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Ayisha's Plan

Education Gender

Paving the way for gender equality in Ghana, one tile at a time

In Tamale, the capital of Northern Ghana, passersby often stop to marvel at a crew of 10 tile layers laughing and trading quips at a local construction site. It’s not something they see every day. Why? Because six of the crew members are women. 

This moment is made possible by Ayisha.  

Ayisha, 27, was in an arranged marriage and struggling to make ends meet when she heard a radio announcement about a job-training program. After interviewing at the program office, the next morning, she decided to register for tile laying – a trade she knew nothing about – on the spot.  

“First, I thought it was for males,” she recalls. “Lifting tiles from here and there seemed like a huge thing. I was a bit afraid to learn it. But if you don’t try, how will you know?”   

Her husband, mother and father-in-law didn’t understand why she would want to do “a boy’s job.” Many friends attempted to dissuade her, saying it would destroy her beauty and spoil her skin.  But Ayisha persevered and learned quickly. “[Tile laying] is not anything harsh; I could do it,” she says. “Now I am a master, and I am proud of my work.”   

Creating job opportunities for young women

Today, the same people who made cracks about how they would never date a woman who works in construction approach her for contract work as labourers and masons. Even the dynamics of her marriage have shifted. Her husband is now proud and respectful, marvelling at all the people she finds work for – himself included.   

Beyond providing casual employment, Ayisha has gone on to teach six young women (and three young men) to lay tiles through her registered company, Dinveilla Construction Works.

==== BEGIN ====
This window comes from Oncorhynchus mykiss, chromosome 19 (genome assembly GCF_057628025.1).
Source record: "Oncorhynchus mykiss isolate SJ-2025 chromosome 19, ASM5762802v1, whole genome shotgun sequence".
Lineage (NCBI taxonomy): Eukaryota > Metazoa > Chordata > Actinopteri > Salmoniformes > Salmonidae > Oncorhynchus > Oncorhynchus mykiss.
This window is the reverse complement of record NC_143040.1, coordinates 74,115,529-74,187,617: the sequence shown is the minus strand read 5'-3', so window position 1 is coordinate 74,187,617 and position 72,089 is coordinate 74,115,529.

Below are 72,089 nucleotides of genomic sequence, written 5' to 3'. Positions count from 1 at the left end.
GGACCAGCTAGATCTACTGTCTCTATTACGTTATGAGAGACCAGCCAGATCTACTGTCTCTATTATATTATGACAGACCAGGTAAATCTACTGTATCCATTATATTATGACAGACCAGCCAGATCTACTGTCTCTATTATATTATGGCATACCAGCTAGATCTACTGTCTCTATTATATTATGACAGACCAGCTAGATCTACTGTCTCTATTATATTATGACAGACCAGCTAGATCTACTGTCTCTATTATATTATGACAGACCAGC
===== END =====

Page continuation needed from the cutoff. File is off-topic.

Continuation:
Ayisha laying tiles

For Ayisha, who had never seen a female tile layer before she became one, the most rewarding part of her career journey has been training girls.  “I don’t want this moment to be only in Ghana but to move farther,” she says. “I want people to know that women; we can do something.”  

How Plan International helped 

In Ghana, a society where age commands respect, youth struggle to access quality education and training that aligns with job opportunities.  

Ayisha’s plan came together with the support of Pathways for Sustainable Employment for Women and Youth (PASEWAY), a three-year project facilitated by Plan International Ghana and local partners that helped young people across Northern Ghana gain job training and business skills.  

Through PASEWAY, more than 4,200 young people like Ayisha received technical and soft-skills training in the construction and hospitality sectors. Over 50% of those who secured internships in these fields went on to be offered full-time employment.  

Ayisha was one of 500 PASEWAY graduates who went on to formally register her microbusiness, a move that gave it more credibility as well as better access to government and private contracts. 

By the numbers  

With about 200 million people aged 15 to 24, Africa has the youngest population in the world. This number will double by 2050, creating what the African Development Bank calls a “ticking time bomb”, given youth unemployment currently affects one in three young Africans. Barriers include: 

  •  a mismatch between education/training and in-demand skills 
  • a lack of access to finance, markets and business-development skills that discourages entrepreneurship 
  • social and cultural norms that discriminate against young people – particularly women, rural youth, migrants and those with disabilities.    

In Ghana, 46% of businesses are owned by women, but many lack the support necessary to grow. 

Approximately three-quarters of unemployed adults in Ghana are “young.” In a society in which age commands respect, youth struggle to access quality education and training that aligns with job opportunities.